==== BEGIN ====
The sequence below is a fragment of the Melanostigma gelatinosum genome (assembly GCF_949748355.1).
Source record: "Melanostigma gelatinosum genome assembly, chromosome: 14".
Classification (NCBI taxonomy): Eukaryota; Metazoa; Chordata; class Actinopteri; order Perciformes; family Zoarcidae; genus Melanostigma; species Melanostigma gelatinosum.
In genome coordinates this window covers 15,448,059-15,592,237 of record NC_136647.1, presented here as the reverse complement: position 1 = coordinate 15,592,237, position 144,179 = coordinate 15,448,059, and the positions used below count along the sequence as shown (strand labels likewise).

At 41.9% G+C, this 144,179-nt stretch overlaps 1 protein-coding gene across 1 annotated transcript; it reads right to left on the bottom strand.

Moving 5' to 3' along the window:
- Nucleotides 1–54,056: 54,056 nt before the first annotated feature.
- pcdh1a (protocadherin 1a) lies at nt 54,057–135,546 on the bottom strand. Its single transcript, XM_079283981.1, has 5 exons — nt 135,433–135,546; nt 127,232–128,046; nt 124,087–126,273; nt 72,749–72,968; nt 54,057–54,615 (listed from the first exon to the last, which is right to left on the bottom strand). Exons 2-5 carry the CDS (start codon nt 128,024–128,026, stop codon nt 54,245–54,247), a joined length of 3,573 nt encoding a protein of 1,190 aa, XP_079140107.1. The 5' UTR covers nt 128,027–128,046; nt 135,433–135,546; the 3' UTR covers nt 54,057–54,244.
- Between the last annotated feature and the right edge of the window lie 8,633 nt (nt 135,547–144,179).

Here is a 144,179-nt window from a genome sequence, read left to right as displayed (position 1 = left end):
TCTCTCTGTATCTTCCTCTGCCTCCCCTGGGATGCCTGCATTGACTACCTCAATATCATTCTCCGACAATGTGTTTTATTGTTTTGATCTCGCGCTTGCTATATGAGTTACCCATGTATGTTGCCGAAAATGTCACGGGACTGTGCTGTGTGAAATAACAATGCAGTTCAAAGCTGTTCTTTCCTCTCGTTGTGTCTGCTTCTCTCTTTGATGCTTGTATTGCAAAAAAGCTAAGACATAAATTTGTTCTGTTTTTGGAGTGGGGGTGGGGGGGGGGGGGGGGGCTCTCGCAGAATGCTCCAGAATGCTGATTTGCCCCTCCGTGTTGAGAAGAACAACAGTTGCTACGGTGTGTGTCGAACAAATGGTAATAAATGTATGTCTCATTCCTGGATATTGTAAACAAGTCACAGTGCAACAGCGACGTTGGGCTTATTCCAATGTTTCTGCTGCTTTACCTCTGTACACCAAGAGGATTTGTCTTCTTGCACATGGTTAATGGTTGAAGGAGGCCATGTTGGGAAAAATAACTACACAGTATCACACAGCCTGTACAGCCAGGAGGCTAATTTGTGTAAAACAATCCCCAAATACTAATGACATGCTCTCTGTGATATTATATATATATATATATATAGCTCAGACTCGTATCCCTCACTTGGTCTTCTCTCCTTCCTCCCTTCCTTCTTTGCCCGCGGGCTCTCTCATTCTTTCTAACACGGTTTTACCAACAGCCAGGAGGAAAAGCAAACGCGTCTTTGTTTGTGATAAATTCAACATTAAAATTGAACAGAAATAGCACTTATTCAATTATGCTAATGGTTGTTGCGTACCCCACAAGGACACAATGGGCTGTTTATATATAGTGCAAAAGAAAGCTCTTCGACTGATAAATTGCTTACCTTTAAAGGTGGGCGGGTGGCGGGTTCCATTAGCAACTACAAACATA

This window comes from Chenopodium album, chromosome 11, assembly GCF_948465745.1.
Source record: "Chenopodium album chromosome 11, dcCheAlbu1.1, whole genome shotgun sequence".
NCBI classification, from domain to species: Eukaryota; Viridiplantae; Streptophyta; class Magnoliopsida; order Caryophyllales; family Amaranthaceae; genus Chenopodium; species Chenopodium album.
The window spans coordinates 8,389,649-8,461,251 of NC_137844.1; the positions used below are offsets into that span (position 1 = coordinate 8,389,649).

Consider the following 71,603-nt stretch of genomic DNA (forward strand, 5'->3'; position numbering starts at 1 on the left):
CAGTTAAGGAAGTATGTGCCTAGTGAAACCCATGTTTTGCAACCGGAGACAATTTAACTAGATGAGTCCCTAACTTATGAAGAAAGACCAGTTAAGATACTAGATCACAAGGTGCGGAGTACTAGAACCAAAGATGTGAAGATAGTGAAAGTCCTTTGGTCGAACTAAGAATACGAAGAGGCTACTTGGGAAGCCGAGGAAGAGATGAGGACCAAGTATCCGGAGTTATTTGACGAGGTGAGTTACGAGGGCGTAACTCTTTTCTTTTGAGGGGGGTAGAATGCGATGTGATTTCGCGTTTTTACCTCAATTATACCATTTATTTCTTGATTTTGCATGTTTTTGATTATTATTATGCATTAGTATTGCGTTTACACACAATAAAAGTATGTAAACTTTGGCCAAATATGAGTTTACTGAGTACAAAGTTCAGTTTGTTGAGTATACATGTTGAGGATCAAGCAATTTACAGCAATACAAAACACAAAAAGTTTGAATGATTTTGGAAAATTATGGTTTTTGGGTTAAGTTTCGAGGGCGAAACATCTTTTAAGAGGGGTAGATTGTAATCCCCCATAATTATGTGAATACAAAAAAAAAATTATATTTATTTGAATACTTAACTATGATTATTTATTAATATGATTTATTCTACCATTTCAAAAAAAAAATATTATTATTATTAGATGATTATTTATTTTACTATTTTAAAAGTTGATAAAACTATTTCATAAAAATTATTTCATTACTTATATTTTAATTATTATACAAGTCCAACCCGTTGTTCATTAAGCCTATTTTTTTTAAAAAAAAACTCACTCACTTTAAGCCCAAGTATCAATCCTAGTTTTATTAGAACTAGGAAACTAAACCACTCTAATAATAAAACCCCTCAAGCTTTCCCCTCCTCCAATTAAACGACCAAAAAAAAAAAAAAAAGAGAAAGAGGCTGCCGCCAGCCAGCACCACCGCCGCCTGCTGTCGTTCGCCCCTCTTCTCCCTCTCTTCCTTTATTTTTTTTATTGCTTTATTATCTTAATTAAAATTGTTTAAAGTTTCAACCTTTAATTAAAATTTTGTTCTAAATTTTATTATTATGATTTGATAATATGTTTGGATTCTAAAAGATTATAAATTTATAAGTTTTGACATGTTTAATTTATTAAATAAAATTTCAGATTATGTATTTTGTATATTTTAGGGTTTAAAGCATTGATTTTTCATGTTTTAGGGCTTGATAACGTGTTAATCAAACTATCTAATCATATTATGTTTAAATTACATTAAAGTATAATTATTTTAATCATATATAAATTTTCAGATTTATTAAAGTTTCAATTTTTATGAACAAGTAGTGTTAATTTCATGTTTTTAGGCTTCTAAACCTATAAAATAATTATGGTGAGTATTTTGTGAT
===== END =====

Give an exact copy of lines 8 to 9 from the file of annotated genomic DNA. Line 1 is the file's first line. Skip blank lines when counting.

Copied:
- pcdh1a (protocadherin 1a) lies at nt 54,057–135,546 on the bottom strand. Its single transcript, XM_079283981.1, has 5 exons — nt 135,433–135,546; nt 127,232–128,046; nt 124,087–126,273; nt 72,749–72,968; nt 54,057–54,615 (listed from the first exon to the last, which is right to left on the bottom strand). Exons 2-5 carry the CDS (start codon nt 128,024–128,026, stop codon nt 54,245–54,247), a joined length of 3,573 nt encoding a protein of 1,190 aa, XP_079140107.1. The 5' UTR covers nt 128,027–128,046; nt 135,433–135,546; the 3' UTR covers nt 54,057–54,244.
- Between the last annotated feature and the right edge of the window lie 8,633 nt (nt 135,547–144,179).